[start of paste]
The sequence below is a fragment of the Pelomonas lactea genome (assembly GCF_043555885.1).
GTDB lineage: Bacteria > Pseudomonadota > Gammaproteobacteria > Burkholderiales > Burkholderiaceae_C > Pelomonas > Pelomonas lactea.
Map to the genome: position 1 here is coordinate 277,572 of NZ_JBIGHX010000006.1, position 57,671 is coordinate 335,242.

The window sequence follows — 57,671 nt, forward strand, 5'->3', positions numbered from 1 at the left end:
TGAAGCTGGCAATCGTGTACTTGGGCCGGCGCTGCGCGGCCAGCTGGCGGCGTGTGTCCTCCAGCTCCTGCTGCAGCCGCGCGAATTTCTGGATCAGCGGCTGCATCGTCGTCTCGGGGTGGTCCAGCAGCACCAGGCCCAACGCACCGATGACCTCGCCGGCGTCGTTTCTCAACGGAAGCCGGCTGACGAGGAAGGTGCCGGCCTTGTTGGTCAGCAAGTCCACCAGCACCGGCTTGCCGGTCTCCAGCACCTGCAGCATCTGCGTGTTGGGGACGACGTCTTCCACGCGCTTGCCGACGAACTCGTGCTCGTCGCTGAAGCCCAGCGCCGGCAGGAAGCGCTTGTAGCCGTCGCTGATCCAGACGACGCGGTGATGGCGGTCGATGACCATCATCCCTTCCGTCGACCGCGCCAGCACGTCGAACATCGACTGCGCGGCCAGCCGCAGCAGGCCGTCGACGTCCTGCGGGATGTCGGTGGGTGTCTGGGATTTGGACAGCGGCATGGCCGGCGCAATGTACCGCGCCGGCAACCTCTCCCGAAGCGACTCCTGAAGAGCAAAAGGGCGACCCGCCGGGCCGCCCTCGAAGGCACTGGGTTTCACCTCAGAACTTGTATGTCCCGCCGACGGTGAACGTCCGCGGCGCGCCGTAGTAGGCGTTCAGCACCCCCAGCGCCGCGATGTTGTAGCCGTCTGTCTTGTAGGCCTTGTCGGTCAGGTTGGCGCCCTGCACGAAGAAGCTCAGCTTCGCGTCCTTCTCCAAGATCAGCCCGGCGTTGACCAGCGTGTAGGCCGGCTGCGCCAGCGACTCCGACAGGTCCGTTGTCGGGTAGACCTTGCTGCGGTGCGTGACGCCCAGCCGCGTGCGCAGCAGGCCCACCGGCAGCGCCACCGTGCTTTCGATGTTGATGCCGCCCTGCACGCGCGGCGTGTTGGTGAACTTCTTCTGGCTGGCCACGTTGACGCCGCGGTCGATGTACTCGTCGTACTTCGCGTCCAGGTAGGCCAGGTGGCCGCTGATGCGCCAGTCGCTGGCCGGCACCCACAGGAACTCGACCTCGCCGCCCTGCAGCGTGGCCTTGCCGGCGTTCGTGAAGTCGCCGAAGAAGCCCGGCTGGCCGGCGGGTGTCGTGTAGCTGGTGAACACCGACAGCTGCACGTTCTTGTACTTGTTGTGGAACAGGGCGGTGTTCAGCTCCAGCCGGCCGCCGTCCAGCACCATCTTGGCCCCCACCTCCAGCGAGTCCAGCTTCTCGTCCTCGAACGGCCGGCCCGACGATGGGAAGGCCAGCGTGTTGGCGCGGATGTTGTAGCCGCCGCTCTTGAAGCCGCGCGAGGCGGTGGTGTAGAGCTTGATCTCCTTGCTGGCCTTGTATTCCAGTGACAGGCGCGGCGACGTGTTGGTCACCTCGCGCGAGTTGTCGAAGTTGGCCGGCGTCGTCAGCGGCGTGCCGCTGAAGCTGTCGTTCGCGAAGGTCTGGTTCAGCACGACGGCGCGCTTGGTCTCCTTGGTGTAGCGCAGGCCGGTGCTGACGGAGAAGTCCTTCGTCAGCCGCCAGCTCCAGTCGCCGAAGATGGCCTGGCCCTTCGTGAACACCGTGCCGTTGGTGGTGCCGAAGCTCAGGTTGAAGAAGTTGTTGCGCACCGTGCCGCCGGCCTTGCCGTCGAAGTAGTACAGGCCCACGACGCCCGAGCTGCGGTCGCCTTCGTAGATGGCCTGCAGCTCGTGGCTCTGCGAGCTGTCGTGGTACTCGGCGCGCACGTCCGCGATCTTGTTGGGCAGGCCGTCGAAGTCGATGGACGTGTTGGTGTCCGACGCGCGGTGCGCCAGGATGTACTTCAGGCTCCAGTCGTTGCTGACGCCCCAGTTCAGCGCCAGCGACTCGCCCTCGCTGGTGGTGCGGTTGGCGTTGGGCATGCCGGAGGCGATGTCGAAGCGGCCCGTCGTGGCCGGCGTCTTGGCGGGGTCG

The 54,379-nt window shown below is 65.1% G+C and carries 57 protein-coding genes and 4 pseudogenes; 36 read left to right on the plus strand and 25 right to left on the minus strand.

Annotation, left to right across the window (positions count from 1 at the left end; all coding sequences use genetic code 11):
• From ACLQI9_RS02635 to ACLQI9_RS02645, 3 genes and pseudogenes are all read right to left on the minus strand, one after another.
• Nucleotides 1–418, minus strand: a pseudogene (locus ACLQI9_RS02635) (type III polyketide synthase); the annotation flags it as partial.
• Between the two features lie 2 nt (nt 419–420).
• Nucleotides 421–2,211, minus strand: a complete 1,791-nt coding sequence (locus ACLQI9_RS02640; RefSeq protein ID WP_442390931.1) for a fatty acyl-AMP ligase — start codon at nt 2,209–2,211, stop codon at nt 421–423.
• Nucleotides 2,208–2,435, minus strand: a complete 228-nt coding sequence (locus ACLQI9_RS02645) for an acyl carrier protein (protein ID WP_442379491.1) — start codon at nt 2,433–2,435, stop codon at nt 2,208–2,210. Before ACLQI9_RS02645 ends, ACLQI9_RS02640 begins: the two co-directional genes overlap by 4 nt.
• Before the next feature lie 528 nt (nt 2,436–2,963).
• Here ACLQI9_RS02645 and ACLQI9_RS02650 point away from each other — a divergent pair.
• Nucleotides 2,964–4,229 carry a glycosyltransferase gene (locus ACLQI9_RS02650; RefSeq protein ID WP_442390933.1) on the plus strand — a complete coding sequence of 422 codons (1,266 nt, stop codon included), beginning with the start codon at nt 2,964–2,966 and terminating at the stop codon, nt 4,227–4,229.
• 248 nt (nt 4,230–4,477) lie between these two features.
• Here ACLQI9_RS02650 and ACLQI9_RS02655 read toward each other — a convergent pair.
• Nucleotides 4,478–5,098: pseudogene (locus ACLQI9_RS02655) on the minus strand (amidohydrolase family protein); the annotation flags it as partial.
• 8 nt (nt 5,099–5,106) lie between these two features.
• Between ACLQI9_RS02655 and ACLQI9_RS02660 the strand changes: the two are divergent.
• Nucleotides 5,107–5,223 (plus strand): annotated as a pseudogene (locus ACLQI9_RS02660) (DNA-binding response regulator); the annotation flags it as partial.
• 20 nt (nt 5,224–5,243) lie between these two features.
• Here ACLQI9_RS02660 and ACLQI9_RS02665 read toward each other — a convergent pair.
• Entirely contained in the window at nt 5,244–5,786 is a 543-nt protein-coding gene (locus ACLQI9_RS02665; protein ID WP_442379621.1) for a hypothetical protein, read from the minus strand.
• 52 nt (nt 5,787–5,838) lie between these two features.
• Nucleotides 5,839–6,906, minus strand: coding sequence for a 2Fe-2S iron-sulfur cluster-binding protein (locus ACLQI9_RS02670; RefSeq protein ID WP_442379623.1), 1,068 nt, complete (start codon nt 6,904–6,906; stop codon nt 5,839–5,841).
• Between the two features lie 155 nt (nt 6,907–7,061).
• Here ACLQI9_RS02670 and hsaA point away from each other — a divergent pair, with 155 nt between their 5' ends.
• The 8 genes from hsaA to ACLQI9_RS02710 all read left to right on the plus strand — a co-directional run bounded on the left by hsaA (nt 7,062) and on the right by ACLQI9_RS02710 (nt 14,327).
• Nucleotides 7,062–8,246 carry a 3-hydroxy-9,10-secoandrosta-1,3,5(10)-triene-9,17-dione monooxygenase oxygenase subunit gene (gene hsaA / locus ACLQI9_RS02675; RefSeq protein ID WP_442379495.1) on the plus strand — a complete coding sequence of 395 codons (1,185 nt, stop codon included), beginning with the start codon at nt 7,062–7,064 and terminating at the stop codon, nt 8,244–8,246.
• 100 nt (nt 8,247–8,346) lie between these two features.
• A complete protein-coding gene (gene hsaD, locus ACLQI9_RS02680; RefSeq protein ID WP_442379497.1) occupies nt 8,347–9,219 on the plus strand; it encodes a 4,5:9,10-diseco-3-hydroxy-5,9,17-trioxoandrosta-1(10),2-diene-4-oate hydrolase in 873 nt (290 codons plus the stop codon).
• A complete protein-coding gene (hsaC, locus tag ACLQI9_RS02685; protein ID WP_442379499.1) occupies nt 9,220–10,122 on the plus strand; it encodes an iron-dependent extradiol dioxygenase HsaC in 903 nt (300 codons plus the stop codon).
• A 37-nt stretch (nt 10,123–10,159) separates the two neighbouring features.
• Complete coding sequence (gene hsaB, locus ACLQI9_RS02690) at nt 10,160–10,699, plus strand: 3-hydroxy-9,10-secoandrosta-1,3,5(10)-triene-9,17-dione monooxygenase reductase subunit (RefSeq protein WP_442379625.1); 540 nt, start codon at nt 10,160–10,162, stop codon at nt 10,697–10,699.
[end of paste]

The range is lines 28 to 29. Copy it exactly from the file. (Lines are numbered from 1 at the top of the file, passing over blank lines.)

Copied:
• Here ACLQI9_RS02670 and hsaA point away from each other — a divergent pair, with 155 nt between their 5' ends.
• The 8 genes from hsaA to ACLQI9_RS02710 all read left to right on the plus strand — a co-directional run bounded on the left by hsaA (nt 7,062) and on the right by ACLQI9_RS02710 (nt 14,327).